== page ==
(b) the abnormal behaviour pattern is enduring, of long standing, and not limited to episodes of mental illness;
(c) the abnormal behaviour pattern is pervasive and clearly maladaptive to a broad range of personal and social situations;
(d) the above manifestations always appear during childhood or adolescence and continue into adulthood;
(e) the disorder leads to considerable personal distress but this may only become apparent late in its course;
(f) the disorder is usually, but not invariably, associated with significant problems in occupational and social performance.

For different cultures it may be necessary to develop specific sets of criteria with regard to social norms, rules and obligations. For diagnosing most of the subtypes listed below, clear evidence is usually required of the presence of at least three of the traits or behaviours given in the clinical description.
--------------------------------------------------------------------------------
ICD-10 copyright © 1992 by World Health Organization.

Now...there IS an online test that he can take, but its for a small fee, and the results are reviewed by a doctor. I would feel more comfortable with your boyfriend getting re-evaluated by his own doctor. Should you want to look at the online testing, its available at http://www.mytherapy.com/ This is in no way an endorsement or recommendation, but provided to you for informational purposes only.
__________________
The end is near...I don't have time to shoe shop for Andi!

To review the ADD Forums Guidelines, please click here.
Reply With Quote
  #3  
Old 03-14-03, 03:32 PM
Tara's Avatar
Tara Tara is offline
ADDvanced Forum ADDvocate
 

Join Date: Jun 2002
Location: Middleboro, MA USA
Posts: 6,363
Thanks: 23
Thanked 493 Times in 229 Posts
Tara is a name known to allTara is a name known to allTara is a name known to allTara is a name known to allTara is a name known to allTara is a name known to all
I beg to differ about rages not being part of AD/HD especially in somebody who has gone undiagnosed into ADDulthood.

Years and years of frustration and not being understood can contribute to outburts.

Research suggests that 85% of people with AD/HD are prone having rages or outbursts with very little provocation.
(from Dr Amen's Book Healing ADD)

I'm not saying there isn't something else going on besides ADD.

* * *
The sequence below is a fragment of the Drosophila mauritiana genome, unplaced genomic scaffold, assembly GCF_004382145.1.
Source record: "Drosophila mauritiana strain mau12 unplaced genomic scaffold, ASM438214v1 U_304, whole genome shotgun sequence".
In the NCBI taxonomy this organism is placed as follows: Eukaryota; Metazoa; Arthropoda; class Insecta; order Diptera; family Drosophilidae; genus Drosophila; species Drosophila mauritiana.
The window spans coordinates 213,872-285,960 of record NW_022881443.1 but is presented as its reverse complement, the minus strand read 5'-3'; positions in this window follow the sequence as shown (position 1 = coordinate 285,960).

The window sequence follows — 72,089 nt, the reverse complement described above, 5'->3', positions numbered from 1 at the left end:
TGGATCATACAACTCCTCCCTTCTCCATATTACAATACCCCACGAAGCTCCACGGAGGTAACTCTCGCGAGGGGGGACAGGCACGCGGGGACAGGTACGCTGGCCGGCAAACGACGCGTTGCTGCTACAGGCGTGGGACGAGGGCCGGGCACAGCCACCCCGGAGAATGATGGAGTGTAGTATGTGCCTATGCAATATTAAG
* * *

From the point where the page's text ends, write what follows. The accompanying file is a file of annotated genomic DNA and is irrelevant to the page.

__________________
Tara
Reply With Quote
Sponsored Links
  #4  
Old 03-14-03, 05:24 PM
Andrew's Avatar
Andrew Andrew is offline
Ghost in the Machine
 
Join Date: Jul 2002
Location: New York, NY, USA
Posts: 13,208
Thanks: 243
Thanked 2,073 Times in 579 Posts
Andrew has a reputation beyond reputeAndrew has a reputation beyond reputeAndrew has a reputation beyond reputeAndrew has a reputation beyond reputeAndrew has a reputation beyond reputeAndrew has a reputation beyond reputeAndrew has a reputation beyond reputeAndrew has a reputation beyond reputeAndrew has a reputation beyond reputeAndrew has a reputation beyond reputeAndrew has a reputation beyond repute
Let me clarify my response then. Rages are not one of the typical symptoms that are used in determining if someone has AD/HD (as currently defined in the DSM IV). That is NOT to say that people with AD/HD do not have rages (myself included). My suggestion was to also look at other disorders that involved rages as a predominant diagnostic symptom, such as BPD.

I'm glad you pointed out the rage link to AD/HD though, as I didn't realize the percentage occurance was that high.
__________________
The end is near...I don't have time to shoe shop for Andi!

To review the ADD Forums Guidelines, please click here.
Reply With Quote
Reply

Bookmarks


Currently Active Users Viewing This Thread: 1 (0 members and 1 guests)
 
Thread Tools
Display Modes

Posting Rules
You may not post new threads
You may not post replies
You may not post attachments
You may not edit your posts

BB code is On
Smilies are On
[IMG] code is On
HTML code is On
Forum Jump

Similar Threads
Thread Thread Starter Forum Replies Last Post
Strategies to overcome misdiagnosis of Bipolar RhapsodyInBlue Bipolar 11 10-08-12 11:55 PM
Differentiating AD/HD from Bipolar Disorder In Children Andi AD/HD and Bipolar in Children 6 04-20-10 03:44 AM
Personality Disorders Change Over Lifetime Andi Anxiety Disorders, OCD & PTSD 1 12-30-09 05:36 PM
Note on the DSM-IV and Diagnosis Trooper Keith Adult Diagnosis & Treatment 44 02-07-06 08:00 PM
A Possible New Name For Borderline Personality Disorder Nova Personality Disorders 3 11-18-05 07:15 PM


All times are GMT -4. The time now is 11:43 PM.


Powered by vBulletin® Version 3.7.4
Copyright ©2000 - 2018, Jelsoft Enterprises Ltd.
(c) 2003 - 2015 ADD Forums